Clinoptilolite-based materials, including PMA-Panaceo Micro Activation-zeolite clinoptilolite have been tested in vivo on animals and humans showing a panel of interesting biological applications that might be interesting while evaluation possible adjuvant effects in certain medical conditions., i.e. cancer. Indeed, most patients with malignant tumors undergo severe chemotherapy, radiotherapy, and / or surgery that require rehabilitation and elimination or reduction of adverse effects after therapy. Such treatments can produce severe side effects due to their negative effects on the organism. Chemotherapy and radiotherapy in particular can have negative effects at intensively dividing cells, due to the release of free radicals, immunosuppression, as result of the adverse effects of products released by such therapies. Thus, antitumor therapy can ultimately produce serious adverse effects if not prevented. Considering the physicochemical properties of zeolites, we propose that these materials might help rehabilitation, i.e. faster recovery of cancer patients after complex therapeutic interventions. Studies reported on zeoliters mainly refer to experimental models. Recently, a number of controlled clinical studies have been con
Figure 1: Clinoptilolite crystal structure representation - hydrated sodium potassium calcium aluminum silicate. Typically clinoptilolite contains 4 to 7 cations per unit cell (adopted from Internatioanl zeolite association website: http://www.iza-online.org, accessed on 24th February 2020).
One of the best known effects of zeolites is detoxification which is extremely important for the elimination of harmful substances from the body as well as from the environment. Two properties of zeolites are important for detoxification: ion exchange and adsorption capacity. Due to this, zeolites effectively adsorb heavy metals such as lead, aluminum, arsenic, cadmium and ammonia  as well as toxic products such as phenols, pesticides, mycotoxins [20, 21]. These factors can increase the concentration of free radicals in the body  which can damage the organs including brain, liver, kidneys and intestines. Zeolites neutralize free radicals by trapping them within their complex structure which then chemically inactivates them (Figure 2). The special role of zeolites in the detoxification of patients could be in preventing the neurotoxicity caused by chemotherapeutics or other symptoms of different pathologies due to increased oxidative stress (Figure 3). This is relevant as some of the effects of the toxins may be on nerve cells where they lead to depletion of intrinsic antioxidate defenses, destabilization of calcium homeostasis, damage to electron transposts, ATP depletion, and membrane channel ion disruption, which all lead to apoptosis. The major exchangeable ions in the zeolite clinoptilolite are the physiological minerals sodium, calcium, magnesium or potasium . The preloaded material may be seen as a guarantee that in vivo applications of this highly reactive material will not act as a potential ion-robber in the intestine but will rather release physiological cations by a simultaneous uptake of contaminants from the environment.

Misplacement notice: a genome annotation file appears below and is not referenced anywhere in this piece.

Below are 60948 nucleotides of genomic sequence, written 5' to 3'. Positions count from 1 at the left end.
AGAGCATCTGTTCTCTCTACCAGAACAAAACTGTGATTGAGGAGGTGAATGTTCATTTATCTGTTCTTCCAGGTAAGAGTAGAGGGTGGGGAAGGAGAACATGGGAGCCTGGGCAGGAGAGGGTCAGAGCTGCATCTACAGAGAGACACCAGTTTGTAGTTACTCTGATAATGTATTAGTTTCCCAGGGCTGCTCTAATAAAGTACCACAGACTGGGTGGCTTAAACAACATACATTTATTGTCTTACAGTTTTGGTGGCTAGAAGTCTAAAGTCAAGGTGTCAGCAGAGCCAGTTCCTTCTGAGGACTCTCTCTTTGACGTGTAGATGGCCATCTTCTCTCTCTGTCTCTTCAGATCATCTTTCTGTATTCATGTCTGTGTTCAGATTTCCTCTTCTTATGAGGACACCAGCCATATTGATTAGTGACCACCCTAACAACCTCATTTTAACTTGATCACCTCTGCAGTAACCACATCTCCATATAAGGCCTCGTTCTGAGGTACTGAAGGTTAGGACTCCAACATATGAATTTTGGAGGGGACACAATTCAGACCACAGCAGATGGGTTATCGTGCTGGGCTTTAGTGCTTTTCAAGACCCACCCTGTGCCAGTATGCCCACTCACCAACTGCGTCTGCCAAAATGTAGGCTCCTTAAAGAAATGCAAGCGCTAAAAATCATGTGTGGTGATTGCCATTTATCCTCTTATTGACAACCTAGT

3. Antioxidative Effect